[Bitcoin-development] instant confirmation via payment protocol backwards compatible proto buffer extension

Lawrence Nahum lawrence at greenaddress.it
Mon Jun 16 17:05:27 UTC 2014

Mike Hearn <mike <at> plan99.net> writes:

> Sure. I buy this. Although the credit card market is a great example of 
what we don't want: a stagnant duopoly of trusted third parties who 
rampantly abuse their position. So I'd hope we see either (a) nobody really 
caring about this BIP because Bitcoin gives good enough double spend 
protection or (b) lots of anti-double-spend providers (hundreds seems fine).

Maybe hundreds, maybe less. I can imagine there would/could be local ones.
It's not the same as credit cards though: it's an open protocol with 
explicit intent from all parties and no forced fees for normal transactions 
- just for instant ones.

> No, I will never wait. Neither me nor the merchant wants to me to be 
pointlessly hanging around for an hour. The alternative is to pay by credit 
card or cash. Outside of experiments there is no such thing as a shop that 
only accepts only Bitcoin and will require me to wait for a block because I 
didn't use a TTP to guarantee anti-double spends.

I tend to agree but _today_ people are trying to use bitcoin and are waiting 
and waiting ..

> So this seems like a fundamental problem to me: having the ability to say, 
"here is a proof I won't double spend" is fine, but it doesn't achieve 
anything if the merchant would have sold me the goods in return for a normal 
Bitcoin tx anyway, which in practice they always will because this system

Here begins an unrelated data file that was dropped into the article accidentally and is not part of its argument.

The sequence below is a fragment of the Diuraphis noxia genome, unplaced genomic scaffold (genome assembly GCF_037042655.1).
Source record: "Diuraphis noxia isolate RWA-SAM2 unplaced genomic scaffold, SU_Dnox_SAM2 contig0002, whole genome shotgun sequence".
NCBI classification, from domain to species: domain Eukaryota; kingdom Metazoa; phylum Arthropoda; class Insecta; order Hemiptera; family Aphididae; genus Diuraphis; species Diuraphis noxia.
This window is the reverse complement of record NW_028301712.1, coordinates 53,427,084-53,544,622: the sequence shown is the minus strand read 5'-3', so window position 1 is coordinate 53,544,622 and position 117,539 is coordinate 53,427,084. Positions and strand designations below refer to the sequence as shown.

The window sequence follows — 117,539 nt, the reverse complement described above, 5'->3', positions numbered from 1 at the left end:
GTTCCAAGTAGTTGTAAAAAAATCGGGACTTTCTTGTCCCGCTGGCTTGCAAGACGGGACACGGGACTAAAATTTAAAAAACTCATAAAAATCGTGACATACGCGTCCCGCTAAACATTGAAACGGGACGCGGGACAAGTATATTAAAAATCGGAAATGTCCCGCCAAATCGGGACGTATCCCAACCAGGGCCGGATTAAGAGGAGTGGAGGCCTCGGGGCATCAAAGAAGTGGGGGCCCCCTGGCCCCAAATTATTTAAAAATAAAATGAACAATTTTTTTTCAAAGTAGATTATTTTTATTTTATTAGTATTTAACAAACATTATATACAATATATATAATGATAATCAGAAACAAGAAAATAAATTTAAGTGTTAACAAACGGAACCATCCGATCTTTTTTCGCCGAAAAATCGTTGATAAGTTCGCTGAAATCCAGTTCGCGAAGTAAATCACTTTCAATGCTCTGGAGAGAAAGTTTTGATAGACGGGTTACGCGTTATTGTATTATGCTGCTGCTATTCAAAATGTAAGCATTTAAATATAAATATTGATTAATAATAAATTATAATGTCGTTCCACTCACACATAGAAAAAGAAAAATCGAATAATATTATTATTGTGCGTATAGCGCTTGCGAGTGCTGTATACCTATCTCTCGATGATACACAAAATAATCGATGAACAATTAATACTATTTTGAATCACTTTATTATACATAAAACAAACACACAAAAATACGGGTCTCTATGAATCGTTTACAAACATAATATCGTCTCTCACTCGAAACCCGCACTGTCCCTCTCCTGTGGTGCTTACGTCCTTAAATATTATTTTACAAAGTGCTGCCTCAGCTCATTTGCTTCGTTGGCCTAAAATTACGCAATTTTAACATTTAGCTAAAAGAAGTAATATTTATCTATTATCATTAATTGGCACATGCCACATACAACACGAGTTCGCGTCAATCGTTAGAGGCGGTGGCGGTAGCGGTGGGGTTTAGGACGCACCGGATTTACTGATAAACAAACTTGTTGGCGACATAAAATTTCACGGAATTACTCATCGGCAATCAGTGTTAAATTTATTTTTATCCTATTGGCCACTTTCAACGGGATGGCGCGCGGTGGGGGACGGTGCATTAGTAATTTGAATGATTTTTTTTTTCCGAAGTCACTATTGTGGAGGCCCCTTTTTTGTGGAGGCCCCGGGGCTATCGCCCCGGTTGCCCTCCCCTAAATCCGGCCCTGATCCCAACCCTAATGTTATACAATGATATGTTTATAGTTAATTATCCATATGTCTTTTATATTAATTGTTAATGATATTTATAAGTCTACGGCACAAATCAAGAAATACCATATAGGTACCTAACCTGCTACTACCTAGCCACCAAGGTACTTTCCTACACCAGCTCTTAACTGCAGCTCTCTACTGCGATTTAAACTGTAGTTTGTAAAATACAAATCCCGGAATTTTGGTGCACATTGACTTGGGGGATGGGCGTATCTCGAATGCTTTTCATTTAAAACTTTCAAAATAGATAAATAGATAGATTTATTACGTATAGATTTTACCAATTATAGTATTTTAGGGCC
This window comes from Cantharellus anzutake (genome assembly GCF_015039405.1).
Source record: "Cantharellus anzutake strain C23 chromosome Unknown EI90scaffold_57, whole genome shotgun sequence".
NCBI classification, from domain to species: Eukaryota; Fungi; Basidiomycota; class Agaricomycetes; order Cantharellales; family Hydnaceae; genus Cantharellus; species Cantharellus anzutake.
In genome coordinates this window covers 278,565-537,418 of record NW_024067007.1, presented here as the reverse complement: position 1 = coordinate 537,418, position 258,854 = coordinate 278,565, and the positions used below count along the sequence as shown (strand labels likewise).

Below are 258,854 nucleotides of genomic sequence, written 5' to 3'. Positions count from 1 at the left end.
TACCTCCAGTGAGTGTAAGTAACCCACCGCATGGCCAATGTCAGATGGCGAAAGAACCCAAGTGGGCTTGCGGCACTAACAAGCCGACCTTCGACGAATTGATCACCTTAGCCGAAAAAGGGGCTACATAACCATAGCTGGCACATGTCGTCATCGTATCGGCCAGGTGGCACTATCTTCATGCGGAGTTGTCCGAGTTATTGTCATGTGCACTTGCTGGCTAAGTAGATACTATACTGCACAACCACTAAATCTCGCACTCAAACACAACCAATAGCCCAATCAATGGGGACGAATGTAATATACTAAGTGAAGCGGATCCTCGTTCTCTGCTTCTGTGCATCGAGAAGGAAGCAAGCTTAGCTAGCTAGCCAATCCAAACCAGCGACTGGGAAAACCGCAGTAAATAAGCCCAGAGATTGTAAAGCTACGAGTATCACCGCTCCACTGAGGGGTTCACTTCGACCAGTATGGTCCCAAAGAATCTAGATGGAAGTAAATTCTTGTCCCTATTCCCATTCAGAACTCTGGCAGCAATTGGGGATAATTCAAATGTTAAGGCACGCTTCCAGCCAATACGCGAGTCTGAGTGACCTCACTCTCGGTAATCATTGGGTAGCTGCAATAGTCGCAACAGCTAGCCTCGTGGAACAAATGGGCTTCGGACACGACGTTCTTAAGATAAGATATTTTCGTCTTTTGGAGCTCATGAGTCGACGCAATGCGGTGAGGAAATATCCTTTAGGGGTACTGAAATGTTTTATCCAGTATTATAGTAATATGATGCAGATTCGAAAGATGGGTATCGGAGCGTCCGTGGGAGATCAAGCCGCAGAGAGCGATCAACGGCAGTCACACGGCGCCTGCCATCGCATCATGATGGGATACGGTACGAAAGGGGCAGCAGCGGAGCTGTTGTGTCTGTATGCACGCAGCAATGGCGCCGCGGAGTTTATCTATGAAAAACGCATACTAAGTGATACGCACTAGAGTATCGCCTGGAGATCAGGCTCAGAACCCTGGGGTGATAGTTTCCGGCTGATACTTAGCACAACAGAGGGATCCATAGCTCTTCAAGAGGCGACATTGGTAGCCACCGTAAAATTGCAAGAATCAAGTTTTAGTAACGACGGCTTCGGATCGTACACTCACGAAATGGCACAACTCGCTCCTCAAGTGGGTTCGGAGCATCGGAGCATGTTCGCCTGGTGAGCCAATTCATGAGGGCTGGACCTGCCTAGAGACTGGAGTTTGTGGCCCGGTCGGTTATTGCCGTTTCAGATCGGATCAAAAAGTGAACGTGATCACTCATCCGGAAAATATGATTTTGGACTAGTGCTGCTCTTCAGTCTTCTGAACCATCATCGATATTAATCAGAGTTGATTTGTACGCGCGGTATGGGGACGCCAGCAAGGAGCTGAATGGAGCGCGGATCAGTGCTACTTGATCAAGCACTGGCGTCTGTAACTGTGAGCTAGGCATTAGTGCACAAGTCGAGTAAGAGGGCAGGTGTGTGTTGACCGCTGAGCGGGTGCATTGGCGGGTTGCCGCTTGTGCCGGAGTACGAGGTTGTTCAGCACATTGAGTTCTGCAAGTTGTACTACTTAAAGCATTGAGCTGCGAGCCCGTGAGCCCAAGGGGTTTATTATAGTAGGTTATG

starts out from zero users and would have to work upwards. I especially will 
never use this system if I have to pay for it - I'd much rather just put my 
money into a wallet that can't generate these proofs and pay the sticker 

This is a cultural thing. In some places if you pay by cards you pay extra.
I think it may be good to support both models but I like better the 
transparent one even if I'm going to admit that the least transparent one 
may be more attractive as it fools consumers.

> Maybe what this BIP needs is an extra field that lets the merchant say, I 
will give you a discount of X satoshis if you give me a no-double-spends 
proof. In other words invert it: the sticker price is what normal Bitcoin 
transactions cost, and then your wallet shows you the regular BIP70 price 
minus the discount plus the third parties fee as what you finally pay. I 
compare it to the sticker price the merchant is asking and if it's lower I'm 
happy, and if it's higher my wallet would automatically avoid using the TTP 
because I don't want to ever pay more, only less.
> The market would then figure out if the fees the TTP charges are worth the 
lower losses due to double spending fraud.

I think this is worth discussing further. Would love also more input from 
other people on this.

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